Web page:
“The idea always was – right from the get-go – to create a universe. The idea was certainly that using the Warren’s life-rights and access to their cases – that that would be a really good starting point. It was actually James Wan who suggested putting Annabelle into the opening of the original Conjuring. It was not in the script when he came on board as director… It was planted for the obvious reasons. And after the movie – the first one came out, and we had so much fan interest in Annabelle – both because she was already a well-known entity, but also… I think people liked what we did with her in the first movie. And a lot of people were really interested in her background – her origins, where she was, where she’s going. So it was pretty natural.”
He followed up with this:
Safran: “We have a board that we created, that has what we hope will ultimately be our series of movies. And we have it in time/chronological order, so we can kind of keep track of where it all happens… Listen, we’ve already messed it up, I’m sure from the first Conjuring to Annabelle. I know that we did. But we were trying to be pretty careful about it. At some point, you’ll be able to watch in order, The Nun, Annabelle 2, Annabelle 1, Conjuring, Conjuring 2.
One of my fellow journalists then asked, “So is the nun the earliest in the timeline?”
Safran offered a smirk, a long pause and then coyly replied with “It could be.”
As far as a direct continuation of the Warrens and their many case-files, the general consensus is that the focus of The Conjuring 3 will be on something else – i.e. not a family in crisis in a haunted house; with the now-well exploited possessions and other supernatural events.
Well now that I’ve learned and have properly imparted much of the knowledge I’ve gained about this new film and the larger film universe where it will soon live – I’ll be on my way.
As I exit the Mullins home, I’m struck by the fact that I’m only on a set. So all of the creaking, the smells and the strange shadows in the house as we took our tour – just fabrications, lighting, special effects. It’s just a movie, right?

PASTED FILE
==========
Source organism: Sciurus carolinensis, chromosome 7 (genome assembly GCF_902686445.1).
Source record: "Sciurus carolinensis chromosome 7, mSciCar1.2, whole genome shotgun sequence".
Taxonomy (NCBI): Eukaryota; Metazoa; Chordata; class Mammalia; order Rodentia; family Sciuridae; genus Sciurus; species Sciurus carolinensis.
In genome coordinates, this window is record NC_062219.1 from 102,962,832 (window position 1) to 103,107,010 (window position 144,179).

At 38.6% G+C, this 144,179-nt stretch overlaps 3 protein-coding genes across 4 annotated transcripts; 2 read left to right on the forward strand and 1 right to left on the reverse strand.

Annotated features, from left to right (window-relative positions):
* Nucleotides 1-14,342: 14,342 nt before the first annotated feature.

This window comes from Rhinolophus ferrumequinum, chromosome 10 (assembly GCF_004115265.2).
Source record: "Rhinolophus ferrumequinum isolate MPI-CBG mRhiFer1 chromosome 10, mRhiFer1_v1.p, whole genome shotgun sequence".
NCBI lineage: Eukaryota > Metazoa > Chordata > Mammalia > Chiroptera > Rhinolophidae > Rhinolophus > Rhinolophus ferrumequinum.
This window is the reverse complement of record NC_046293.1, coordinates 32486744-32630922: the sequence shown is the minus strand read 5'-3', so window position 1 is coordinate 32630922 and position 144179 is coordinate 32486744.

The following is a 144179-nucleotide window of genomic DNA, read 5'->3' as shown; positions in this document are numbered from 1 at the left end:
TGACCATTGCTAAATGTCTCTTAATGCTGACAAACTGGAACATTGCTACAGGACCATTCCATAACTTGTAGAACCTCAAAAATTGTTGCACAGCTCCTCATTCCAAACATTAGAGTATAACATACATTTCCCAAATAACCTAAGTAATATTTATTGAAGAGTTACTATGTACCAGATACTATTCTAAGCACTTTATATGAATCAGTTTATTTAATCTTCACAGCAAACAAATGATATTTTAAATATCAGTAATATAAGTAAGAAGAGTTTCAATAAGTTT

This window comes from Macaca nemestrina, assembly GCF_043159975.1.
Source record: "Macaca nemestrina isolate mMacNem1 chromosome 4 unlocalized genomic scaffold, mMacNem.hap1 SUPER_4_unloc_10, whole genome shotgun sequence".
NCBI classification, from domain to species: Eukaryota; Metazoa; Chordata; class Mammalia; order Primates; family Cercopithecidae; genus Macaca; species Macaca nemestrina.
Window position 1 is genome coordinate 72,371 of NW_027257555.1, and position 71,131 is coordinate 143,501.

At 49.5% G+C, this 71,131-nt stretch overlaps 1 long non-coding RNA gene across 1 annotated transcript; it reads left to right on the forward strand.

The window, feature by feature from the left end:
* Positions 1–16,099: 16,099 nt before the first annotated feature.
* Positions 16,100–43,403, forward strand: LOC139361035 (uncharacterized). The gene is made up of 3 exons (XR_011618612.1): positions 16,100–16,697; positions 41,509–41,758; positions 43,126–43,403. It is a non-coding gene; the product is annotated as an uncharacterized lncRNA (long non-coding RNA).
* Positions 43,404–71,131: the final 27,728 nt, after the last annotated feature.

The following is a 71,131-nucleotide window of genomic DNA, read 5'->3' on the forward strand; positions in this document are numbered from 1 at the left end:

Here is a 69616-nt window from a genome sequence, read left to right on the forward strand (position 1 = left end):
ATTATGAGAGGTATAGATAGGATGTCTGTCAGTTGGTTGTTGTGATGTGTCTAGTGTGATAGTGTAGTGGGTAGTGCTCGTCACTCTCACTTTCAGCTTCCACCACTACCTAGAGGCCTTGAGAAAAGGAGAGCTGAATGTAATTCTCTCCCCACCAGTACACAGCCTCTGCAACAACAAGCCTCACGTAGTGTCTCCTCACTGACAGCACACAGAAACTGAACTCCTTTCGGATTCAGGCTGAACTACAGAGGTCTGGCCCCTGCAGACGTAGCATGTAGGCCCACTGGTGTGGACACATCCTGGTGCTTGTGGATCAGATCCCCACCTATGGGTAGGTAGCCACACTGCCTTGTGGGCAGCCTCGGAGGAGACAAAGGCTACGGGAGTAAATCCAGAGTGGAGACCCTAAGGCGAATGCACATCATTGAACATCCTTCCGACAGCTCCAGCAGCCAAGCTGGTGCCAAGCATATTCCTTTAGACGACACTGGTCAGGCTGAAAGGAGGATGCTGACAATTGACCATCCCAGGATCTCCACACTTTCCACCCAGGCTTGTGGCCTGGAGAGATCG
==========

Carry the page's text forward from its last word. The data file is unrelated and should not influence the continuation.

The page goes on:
I’m relieved as I step out into the fresh Southern California air. I depart the Warner Bros. lot and jump into my car.
But something feels off. It’s warm outside, and the sun has been beating down on my vehicle for the past several hours. Surely, I should be settling into something of a sauna.
But it’s icy cold in here.
I look in my rearview mirror and can’t believe my eyes. There’s the doll! I’m immediately reminded of something actress Grace Fulton mentioned earlier in the day – regarding actual Annabelle face-time:
Grace Fulton (“Carol”): “She sat across from me at the table read. She’s just got a rough appearance. But you will see where she came from. And you’ll maybe understand her more.”
As I look at Annabelle in the backseat, I think to myself, “rough appearance, indeed”. And I’m not sure I want to understand her.
But honestly, how is she here? Was I so enamored by the genius and hard work of these brilliant tradesmen and women, that without even knowing it, I grabbed that weird doll and snatched it from the set? No. I would never have done such a thing. Surely, someone would have stopped me, right?
And yet, there she is, in the bright sunlight. She doesn’t look so menacing. But how did –?
Dear God, I just saw her move…
Annabelle: Creation opens theatrically on August 11th, 2017. I hope you fare better against this doll than I did.
**NOTE: Relax – I didn’t really take the damned doll…